Radioactive Leaks: Confirmation, Effects & Untested Solutions
TEPCO admits Fukushima leaking contaminated water into the Pacific while scientists anticipate radioactive particles to reach US shores in three to five years.
Tokyo Electric Power Company (TEPCO) finally admitted that radioactive water has been leaking into the Pacific since disaster struck the Fukushima Daiichi nuclear plant in 2011. National Geographic reported August 7, 2013 that scientists studying the situation noticed the makeup of the radioactive material leaking from the plant has changed with increased levels of strontium-90. The specific radioactive substance is absorbed differently by the human body and poses different risks to humans. Efforts by TEPCO to contain the contamination include construction of an underground barrier, which breached and further allowed contaminated radioactive water to leak into underground water supplies, which continue to leak into the Pacific. TEPCO’s latest remedy includes an elaborate water filtration system that allegedly removes 62 different radioactive substances, yet some scientists remain skeptical of that process due to the gross amount of contaminated water and concerns that additionally harmful radioactive substances are not filtered out. Scientists developed and applied a mathematical model that estimates contaminated water could reach the US west coast in as little as three to five years.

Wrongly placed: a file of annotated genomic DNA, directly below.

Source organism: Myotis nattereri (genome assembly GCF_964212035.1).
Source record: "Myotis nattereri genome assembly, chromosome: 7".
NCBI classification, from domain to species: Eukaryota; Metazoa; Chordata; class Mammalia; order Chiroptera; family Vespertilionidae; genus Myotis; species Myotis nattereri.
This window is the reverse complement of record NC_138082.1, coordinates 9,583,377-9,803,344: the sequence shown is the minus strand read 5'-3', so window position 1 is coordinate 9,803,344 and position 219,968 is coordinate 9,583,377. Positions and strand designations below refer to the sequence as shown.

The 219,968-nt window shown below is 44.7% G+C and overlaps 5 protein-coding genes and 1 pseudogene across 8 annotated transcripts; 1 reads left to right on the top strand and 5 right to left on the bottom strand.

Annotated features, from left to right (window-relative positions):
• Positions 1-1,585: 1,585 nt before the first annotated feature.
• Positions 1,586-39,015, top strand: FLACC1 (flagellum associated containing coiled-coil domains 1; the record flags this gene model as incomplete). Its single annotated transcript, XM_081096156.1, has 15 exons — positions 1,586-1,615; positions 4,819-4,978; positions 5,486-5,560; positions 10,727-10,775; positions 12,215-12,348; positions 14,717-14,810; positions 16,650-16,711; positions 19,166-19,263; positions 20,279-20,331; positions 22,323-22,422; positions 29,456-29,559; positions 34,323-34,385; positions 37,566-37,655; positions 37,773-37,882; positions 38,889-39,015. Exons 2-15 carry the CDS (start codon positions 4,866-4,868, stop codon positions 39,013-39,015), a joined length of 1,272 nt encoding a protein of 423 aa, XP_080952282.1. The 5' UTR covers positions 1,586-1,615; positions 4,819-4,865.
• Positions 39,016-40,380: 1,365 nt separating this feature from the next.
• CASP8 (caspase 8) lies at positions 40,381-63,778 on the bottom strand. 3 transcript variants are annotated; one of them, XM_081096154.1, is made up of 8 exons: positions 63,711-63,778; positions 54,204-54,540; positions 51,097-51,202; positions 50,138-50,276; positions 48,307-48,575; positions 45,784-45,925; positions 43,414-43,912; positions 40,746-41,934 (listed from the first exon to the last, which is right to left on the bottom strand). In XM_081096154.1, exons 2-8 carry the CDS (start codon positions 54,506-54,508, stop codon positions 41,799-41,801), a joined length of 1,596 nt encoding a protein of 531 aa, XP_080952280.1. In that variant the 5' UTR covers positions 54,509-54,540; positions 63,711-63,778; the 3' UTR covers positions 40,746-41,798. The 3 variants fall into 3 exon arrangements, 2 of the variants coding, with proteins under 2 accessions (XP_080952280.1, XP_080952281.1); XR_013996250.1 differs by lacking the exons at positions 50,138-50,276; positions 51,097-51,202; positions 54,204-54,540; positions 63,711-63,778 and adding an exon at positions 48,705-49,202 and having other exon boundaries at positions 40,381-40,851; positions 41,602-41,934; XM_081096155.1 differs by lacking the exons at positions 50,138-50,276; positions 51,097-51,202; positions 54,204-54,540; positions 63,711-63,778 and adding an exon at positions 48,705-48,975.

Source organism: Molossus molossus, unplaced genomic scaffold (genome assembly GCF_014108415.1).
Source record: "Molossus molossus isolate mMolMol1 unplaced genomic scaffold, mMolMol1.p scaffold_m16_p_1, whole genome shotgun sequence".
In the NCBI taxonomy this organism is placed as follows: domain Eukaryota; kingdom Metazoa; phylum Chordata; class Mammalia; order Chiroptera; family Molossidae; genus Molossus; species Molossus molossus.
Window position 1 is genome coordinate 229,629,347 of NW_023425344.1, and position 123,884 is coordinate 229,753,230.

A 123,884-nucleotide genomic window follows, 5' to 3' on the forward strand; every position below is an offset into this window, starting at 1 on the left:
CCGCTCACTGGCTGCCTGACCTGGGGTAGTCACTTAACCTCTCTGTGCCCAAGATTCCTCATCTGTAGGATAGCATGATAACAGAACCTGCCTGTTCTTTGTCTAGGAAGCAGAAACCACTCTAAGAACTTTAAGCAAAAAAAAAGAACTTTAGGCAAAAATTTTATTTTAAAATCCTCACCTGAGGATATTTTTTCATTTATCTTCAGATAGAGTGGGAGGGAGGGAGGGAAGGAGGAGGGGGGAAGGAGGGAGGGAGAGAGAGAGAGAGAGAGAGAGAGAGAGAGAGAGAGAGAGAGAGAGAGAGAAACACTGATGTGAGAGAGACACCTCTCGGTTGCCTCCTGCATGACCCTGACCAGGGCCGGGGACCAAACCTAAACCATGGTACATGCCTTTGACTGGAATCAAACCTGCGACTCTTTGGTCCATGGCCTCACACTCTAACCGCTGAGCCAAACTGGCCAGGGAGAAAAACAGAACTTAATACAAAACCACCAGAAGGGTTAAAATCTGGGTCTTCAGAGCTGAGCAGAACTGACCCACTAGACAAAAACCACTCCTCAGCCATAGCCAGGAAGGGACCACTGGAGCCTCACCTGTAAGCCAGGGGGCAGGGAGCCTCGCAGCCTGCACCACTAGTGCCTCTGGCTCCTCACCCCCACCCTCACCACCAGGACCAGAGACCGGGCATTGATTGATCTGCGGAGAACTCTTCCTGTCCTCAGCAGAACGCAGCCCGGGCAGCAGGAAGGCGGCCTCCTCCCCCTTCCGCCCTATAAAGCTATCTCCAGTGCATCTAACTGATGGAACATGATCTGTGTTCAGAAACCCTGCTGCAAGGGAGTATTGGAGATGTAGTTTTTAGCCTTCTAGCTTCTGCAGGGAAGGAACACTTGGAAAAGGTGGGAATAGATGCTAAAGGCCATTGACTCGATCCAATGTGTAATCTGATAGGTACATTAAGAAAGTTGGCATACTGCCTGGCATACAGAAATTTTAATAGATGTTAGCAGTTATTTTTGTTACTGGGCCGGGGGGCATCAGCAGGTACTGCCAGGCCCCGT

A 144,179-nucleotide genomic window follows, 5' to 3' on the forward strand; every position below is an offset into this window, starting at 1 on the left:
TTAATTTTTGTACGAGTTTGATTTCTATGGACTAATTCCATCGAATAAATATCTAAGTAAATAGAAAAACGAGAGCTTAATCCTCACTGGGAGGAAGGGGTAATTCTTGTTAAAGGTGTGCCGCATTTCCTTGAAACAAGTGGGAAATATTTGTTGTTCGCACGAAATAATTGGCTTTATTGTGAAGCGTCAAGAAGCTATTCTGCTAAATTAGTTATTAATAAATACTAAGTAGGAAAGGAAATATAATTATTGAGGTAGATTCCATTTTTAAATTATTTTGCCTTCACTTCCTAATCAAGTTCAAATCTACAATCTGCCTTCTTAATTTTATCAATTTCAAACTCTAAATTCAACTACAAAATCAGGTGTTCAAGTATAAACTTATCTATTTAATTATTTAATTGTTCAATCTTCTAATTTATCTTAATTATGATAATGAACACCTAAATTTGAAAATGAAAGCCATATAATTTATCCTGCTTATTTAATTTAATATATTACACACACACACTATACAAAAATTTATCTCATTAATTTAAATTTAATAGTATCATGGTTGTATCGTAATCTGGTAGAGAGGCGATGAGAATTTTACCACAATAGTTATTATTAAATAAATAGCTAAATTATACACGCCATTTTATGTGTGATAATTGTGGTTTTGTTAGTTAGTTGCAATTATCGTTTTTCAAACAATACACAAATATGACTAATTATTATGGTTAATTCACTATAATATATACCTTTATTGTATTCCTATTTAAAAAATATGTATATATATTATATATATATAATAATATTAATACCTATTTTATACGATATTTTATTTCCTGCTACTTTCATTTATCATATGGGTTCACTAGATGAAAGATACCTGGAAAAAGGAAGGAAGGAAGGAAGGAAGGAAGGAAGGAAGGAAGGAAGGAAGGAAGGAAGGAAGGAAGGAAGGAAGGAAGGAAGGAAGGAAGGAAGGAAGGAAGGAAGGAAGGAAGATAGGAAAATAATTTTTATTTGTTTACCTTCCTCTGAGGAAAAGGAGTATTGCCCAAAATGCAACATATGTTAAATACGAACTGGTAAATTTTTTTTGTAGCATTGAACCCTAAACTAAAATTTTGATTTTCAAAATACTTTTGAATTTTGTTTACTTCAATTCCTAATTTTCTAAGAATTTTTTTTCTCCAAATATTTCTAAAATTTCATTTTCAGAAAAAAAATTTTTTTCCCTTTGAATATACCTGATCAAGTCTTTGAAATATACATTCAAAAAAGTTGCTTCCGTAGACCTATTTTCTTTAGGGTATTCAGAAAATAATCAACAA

Arnold Gundersen, founder and president of Fairewinds Associates, suggested to the Voice of Russia
on August 7, 2013 that radioactive material spilling from the Fukushima nuclear plant will continue to spill into the Pacific Ocean for 20 to 30 years. “This water is the most radioactive water I’ve ever experienced,” said Gundersen. Gundersen proposed two years ago that the Japanese surround the plant with a trench filled with zeolite, or volcanic ash. “The ash is very good at absorbing radiation,” said Gundersen. Gundersen’s process would have kept water from entering into the contaminated Daiichi site, which subsequently would prohibit contaminated water from leaking back into the Pacific. The Japanese rejected Gundersen’s proposal. “This plant’s been leaking for two years…[and] spike of radiation continues to move to the ocean.” Although the ultimate remedy to contain the radiation is debated, Gundersen believes the financial costs will be high. “I think the cost to clean up just the site is going to be $100 billion,” said Gundersen. “And the cost to clean up the prefecture of Fukushima is going to be another $400 billion. The Japanese government hasn’t told the people that they are on the hook for a half a trillion dollars.